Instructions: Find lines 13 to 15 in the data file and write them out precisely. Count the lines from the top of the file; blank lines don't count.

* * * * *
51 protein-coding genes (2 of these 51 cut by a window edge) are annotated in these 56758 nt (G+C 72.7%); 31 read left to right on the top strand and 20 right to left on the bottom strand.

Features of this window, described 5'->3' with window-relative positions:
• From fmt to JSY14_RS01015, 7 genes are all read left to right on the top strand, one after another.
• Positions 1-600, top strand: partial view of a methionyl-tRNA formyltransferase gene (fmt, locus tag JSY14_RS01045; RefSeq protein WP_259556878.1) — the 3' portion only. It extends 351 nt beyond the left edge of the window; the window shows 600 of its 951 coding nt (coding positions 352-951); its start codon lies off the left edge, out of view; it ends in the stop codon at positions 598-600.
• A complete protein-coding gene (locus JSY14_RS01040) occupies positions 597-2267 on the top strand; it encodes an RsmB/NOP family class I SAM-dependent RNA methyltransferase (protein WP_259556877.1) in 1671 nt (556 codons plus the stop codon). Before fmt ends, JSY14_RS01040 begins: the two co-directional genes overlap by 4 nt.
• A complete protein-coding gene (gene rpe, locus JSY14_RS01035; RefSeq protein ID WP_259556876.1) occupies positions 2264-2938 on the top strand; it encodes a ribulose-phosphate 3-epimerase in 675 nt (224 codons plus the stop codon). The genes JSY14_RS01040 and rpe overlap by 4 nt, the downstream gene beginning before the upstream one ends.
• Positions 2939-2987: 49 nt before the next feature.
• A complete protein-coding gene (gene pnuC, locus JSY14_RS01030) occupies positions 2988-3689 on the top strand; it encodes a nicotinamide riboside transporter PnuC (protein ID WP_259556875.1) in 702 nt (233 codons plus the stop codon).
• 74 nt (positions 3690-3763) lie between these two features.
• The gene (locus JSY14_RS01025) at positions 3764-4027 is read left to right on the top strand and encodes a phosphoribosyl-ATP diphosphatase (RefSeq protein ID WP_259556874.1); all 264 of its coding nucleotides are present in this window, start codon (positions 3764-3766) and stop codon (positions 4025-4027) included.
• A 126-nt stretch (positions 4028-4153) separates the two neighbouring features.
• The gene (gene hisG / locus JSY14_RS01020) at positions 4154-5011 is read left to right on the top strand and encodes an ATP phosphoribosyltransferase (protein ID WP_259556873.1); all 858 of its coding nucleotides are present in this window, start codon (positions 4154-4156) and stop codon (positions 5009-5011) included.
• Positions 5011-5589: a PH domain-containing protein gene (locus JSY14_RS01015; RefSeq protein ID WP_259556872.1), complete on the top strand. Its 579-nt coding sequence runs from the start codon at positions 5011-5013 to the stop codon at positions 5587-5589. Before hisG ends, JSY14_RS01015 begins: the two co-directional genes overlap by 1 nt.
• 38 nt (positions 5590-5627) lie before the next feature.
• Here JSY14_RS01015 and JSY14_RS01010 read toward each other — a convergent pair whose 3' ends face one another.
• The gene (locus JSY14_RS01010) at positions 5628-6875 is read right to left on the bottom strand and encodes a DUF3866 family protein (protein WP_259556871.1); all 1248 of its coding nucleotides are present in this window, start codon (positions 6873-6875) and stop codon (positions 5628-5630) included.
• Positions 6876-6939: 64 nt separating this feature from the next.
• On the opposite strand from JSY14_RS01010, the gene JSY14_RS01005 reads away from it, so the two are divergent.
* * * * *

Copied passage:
• Positions 5011-5589: a PH domain-containing protein gene (locus JSY14_RS01015; RefSeq protein ID WP_259556872.1), complete on the top strand. Its 579-nt coding sequence runs from the start codon at positions 5011-5013 to the stop codon at positions 5587-5589. Before hisG ends, JSY14_RS01015 begins: the two co-directional genes overlap by 1 nt.
• 38 nt (positions 5590-5627) lie before the next feature.
• Here JSY14_RS01015 and JSY14_RS01010 read toward each other — a convergent pair whose 3' ends face one another.